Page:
This week, four new fawns were born to two does. The first doe, Patty, had a buck and a doe. We took the doe to hand raise her, and the buck, sadly died a few days after birth. The second doe, O5 (she is just a tag number as she doesn't have a name), also had a buck and a doe just this morning! Still a little wet when I found them. We will most likely end up hand raising her doe fawn as well, as O4 is not very tame.
The point of having tame deer, it to make everything easier on the owner. Tame deer will walk right up to you, and that makes it easier to check them out, make sure that there aren't any signs of illness, and if necessary, to treat them. Treating a sick but tame deer is easier then treating a sick deer that isn't tame. It also makes dealing with their fawns a lot easier as well too. A tame mother will have tame offspring. But the deer can lose their tameness, if they don't have continual contact with humans.
Over the past few weeks, I have learned quite a bit. Not just about deer, and raising their fawns, but also about myself. When first going into this internship, I was a little skeptical about raising and treating whitetail deer as farm animals. This skepticism has turned into a bit of a moral dilemma. I want to perform well here at Fawn Country, but at the same time I think its wrong to keep deer penned up like farm animal. This dilemma is making it difficult to do my best here, and so I've decided to cut my internship short. I was originally going to stay until mid August. But now, I'm going to stay until next Friday. I'll be home June 26th.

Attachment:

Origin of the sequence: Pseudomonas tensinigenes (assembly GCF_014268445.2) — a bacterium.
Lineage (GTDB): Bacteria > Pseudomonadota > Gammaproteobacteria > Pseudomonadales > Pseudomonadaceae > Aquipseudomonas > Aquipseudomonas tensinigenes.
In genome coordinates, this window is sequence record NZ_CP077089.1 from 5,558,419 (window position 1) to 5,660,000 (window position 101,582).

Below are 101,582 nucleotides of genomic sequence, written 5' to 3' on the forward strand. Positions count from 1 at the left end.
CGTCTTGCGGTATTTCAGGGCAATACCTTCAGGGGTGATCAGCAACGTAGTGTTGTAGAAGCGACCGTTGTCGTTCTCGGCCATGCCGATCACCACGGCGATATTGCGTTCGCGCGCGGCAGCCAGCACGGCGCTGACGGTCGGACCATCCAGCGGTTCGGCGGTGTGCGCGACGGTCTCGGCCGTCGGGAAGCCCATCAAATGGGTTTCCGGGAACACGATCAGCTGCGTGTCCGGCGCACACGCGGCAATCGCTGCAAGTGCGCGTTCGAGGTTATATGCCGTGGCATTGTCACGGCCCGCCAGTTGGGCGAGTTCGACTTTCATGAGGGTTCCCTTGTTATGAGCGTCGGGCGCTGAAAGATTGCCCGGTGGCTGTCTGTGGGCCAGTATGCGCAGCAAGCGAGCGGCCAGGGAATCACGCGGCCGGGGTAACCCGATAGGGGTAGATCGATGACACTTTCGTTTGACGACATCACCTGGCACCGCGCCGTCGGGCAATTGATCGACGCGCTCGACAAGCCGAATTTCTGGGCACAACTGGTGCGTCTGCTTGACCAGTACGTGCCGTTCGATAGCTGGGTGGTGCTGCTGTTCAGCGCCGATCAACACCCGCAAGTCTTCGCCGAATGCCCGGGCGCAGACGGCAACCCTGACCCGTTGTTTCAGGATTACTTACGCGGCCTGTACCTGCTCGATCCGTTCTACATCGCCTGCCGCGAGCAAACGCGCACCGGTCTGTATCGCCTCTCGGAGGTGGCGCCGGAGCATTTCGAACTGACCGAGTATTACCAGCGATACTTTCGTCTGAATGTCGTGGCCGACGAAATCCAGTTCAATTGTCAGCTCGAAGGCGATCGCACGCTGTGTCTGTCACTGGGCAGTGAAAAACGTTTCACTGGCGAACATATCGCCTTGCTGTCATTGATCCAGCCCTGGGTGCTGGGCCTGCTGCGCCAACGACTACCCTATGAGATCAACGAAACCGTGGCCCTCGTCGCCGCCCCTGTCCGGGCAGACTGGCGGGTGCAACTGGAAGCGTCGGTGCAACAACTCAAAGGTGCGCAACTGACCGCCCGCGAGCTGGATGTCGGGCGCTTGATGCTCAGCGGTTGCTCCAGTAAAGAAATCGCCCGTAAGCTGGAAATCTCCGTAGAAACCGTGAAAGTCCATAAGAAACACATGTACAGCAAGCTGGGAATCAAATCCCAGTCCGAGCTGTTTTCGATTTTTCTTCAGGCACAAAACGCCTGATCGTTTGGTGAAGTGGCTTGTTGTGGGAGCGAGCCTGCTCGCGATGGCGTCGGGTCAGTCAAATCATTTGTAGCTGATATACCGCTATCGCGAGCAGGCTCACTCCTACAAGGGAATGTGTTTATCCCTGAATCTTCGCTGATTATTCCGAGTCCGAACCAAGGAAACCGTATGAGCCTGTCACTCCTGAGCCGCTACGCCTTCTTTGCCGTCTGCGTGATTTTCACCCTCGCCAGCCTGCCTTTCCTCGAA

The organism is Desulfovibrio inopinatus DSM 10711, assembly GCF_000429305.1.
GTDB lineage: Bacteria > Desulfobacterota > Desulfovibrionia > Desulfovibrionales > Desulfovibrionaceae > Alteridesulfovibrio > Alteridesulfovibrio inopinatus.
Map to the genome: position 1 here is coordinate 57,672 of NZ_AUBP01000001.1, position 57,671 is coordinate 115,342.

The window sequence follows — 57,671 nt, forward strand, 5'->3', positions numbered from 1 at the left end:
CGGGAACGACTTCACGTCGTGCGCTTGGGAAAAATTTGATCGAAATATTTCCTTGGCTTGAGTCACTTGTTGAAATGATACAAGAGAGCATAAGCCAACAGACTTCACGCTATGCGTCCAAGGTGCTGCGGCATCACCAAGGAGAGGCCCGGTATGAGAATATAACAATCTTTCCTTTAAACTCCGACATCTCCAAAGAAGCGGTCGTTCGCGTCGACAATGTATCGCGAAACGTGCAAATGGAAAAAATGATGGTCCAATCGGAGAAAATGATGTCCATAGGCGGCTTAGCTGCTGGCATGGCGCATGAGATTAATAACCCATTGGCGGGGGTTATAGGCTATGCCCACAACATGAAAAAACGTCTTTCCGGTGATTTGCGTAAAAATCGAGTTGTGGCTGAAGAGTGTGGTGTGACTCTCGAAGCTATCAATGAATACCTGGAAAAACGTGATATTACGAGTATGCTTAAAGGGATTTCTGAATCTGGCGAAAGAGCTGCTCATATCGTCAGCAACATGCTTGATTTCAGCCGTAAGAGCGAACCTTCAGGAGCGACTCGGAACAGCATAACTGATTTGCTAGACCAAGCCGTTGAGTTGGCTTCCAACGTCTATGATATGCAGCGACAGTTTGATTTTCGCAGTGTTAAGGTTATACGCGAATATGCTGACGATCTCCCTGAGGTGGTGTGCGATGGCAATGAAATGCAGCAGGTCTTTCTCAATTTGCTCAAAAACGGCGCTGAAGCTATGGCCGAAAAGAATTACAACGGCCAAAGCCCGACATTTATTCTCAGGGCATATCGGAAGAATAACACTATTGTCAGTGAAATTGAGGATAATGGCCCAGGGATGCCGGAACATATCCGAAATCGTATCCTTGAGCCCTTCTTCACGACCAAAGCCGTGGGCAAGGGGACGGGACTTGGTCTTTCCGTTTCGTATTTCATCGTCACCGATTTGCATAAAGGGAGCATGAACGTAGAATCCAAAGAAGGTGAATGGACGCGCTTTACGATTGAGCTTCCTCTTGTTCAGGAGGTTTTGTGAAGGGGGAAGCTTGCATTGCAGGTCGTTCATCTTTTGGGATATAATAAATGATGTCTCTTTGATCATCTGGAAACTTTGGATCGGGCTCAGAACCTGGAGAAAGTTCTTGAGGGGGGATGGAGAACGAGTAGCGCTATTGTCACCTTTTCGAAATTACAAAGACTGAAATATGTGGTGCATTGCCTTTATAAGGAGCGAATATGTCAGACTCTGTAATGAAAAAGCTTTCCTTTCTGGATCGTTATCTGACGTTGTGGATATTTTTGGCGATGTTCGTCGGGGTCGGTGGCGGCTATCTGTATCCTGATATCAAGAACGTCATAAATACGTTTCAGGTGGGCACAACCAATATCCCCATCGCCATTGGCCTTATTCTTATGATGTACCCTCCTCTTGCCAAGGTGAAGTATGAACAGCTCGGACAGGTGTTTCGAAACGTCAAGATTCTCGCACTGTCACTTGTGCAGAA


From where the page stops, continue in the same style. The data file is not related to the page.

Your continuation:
I simply am not a good match for this position, and I can admit that. Its not that I don't like deer or working with animals. Its just that I'm not passionate about this internship, and its hindering me, and it will also hinder the program here as well. And it breaks my heart to see such a beautiful wild animal locked up in a pen.
I will post one last time before I head back to Massachusetts for the rest of the summer. Hopefully with some pictures.